This morning, I asked my student to reflect on the following:
“The privilege of a lifetime is to be who you are…follow your bliss. The heroic life is the individual adventure. There is no security in following the call to adventure.” (Joseph Campbell)
I figured that since I am trying to keep up my average of words per day, I would complete my own assignment. (I already hit 1,000 working on my novel today, but a bit more never hurt anyone.)
I’m going to break this down sentence by sentence and see what comes pouring out through the cracks.
The privilege of a lifetime is to be who you are…follow your bliss.
I heard once that up until about puberty and a few years after, you spend your life trying to fit in, blend with others, be like everyone else. In high school and the years after is when people become desperate to delineate what separates them from the rest of the world, to be an individual. But how far do people really go to do that? So many people spend their lives doing things that make them unhappy or at the very least, bored. They spend their lives with people who make them unhappy. They follow the status quo because they feel some sort of obligation to do so or need security in some way.
It took me a long time in my life to come to terms with who I am, and in a lot of ways, I’m still on that path. It has taken a lot of failings in order for me to get to where I am now. I wrote not long ago in a letter to someone that I feel like years ago, I was perched on the edge of a chasm. I could see where I wanted to be on the other side of it, but I had to make choices to decide how to get there. The first route was the tried and true slow descent down one side and up the other, maybe on a burro. I could plod doggedly down and up and eventually get to the other side, but I knew that if I took that route, I might end up miles down from where I was aiming.
The other route was the most direct geometrically. And it stretched out directly in front of me, a rickety rope bridge with punky boards full of dry rot and tattered ropes holding it together. I gritted my teeth and stepped out onto the bridge, with nothing but those flimsy boards between me and a long drop with a sudden stop. Looking down at the well-trodden safer path below, I could see people’s mouths agape as they watched me take my fumbling steps out on that bridge. Some even yelled up at me, “You’re crazy! You’re going to fall!”
I haven’t fallen yet. Granted, there have been a few close calls. A couple of those boards were rotted through and disintegrated beneath my feet like crumbling clay. Occasionally, circling vultures would swoop down and attack, seeing I was vulnerable. But each time, I clung to the most solid things I could find and held on tight. I’ve made a large number of big decisions in the last few years, and they have all propelled me forward. And the farther forward I go, the closer I get to the other side. I can’t see the other side from where I am; I have to focus too much on putting one foot in front of the other and staying alive to get there, but I know it’s there. I can sense solid ground in the distance, getting closer every day. I don’t know how many steps remain before I get there, but I know there is even more adventure awaiting me after my feet touch the earth again. And the only way I’ll get there is if I keep following my bliss. This journey truly has been amazing, and making the choices I have made really are the privilege of my lifetime.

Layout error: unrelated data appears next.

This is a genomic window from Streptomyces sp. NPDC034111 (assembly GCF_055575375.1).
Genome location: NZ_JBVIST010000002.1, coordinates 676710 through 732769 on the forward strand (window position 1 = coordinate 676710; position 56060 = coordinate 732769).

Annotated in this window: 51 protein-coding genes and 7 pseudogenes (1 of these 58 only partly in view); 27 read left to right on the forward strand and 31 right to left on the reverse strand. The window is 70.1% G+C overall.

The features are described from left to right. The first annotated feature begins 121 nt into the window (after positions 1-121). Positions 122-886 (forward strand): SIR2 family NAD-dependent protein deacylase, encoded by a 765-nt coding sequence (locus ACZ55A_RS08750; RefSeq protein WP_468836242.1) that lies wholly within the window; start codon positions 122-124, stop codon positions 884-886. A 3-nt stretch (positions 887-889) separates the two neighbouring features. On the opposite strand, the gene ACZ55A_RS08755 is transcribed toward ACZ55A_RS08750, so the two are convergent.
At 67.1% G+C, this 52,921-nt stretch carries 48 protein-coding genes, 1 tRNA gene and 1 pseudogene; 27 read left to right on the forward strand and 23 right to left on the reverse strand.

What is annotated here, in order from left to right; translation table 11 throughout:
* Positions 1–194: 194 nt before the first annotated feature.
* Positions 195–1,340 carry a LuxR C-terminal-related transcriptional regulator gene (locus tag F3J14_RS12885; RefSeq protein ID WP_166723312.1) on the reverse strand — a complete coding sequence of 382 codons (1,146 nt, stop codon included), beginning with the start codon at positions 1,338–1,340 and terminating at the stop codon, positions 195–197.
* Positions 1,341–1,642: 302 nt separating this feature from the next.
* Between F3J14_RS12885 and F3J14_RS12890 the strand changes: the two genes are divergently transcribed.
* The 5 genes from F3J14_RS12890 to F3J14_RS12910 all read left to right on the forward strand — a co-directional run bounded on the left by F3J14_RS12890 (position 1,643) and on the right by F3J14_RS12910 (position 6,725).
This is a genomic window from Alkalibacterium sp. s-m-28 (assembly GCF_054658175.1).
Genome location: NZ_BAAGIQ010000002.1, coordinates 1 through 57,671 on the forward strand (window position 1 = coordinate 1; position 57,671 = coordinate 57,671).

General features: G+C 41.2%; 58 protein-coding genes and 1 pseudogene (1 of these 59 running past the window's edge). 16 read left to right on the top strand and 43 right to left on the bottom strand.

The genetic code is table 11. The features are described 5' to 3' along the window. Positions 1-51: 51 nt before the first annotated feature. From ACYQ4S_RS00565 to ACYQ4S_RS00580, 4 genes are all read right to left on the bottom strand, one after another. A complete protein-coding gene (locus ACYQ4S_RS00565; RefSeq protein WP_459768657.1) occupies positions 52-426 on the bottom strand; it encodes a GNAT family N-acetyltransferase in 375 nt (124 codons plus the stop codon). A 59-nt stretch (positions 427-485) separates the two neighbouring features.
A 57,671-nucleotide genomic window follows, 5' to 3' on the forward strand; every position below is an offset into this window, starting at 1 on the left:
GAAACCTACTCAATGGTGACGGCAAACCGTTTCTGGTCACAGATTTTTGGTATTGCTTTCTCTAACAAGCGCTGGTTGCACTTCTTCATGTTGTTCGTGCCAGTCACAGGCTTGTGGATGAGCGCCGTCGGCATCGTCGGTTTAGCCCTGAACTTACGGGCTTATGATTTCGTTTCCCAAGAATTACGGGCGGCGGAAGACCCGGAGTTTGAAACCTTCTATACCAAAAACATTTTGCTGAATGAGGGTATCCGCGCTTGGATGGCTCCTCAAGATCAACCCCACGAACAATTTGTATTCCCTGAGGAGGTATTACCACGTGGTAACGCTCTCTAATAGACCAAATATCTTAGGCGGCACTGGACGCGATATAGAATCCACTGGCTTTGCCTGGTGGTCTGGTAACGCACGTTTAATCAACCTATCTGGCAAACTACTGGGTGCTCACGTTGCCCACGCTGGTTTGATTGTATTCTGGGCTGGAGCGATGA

The heroic life is living the individual adventure.
I feel like it would be way too arrogant to call my life heroic. I could say resilient or bold and maybe go as far as intrepid, but regardless, I feel that my life has been full of adventure. In spite of all the moves (or maybe because of them), I’ve managed to hold onto some semblance of cohesion within myself. Sometimes I feel stuck within the confines of what society deems normal, namely the need for money (ew), but I have still managed to get where I needed to go, regardless of how rough the road got. For that I am both proud and thankful. Proud that I haven’t completely had a nervous breakdown yet (although I’ve gotten close this year…sorry, John) and thankful for the people who have been there along the way to hold out their hands and help me along. I wouldn’t be here without them.
I’m certainly not done with this adventure yet. In fact, I might be setting out on another leg of it shortly, depending on what I decide in the next 24 hours. There is a big wide world out there, and I haven’t seen enough of it yet.
When I think about it, I often tell my friends that they are heroic for following their bliss and doing their thing, so perhaps I ought to do myself the same courtesy and bestow the label upon myself as well. I do have a tendency to be much harder on myself than others are. I should be more mindful of that and stop Emmie-bashing.
There is no security in following the call to adventure.
This one rings so true — I think about the people I know who are pursuing the things they truly love, and very few are actually making any money. Of course, money isn’t the only way to measure security, but I think that is sort of what Joseph Campbell was referring to. That and the fact that the term “starving artist” did not evolve without some sort of precedent. I’m okay with being poor. I’ve never really had any money, so I actually tend to just give it away when I do have it.
Anyway, all in all, I think it’s clear that I have to do some things for myself. Dolly Parton said to find out who you are and do it on purpose. I’m not one who usually looks to Dollywood for wisdom, but I won’t turn it away when I come across it. I know a lot about who I am, but I need to make some purposeful strides into really letting that person shine through.
On that note, kiddies, sleep tight. Bite the bedbugs and smile at your neighbor.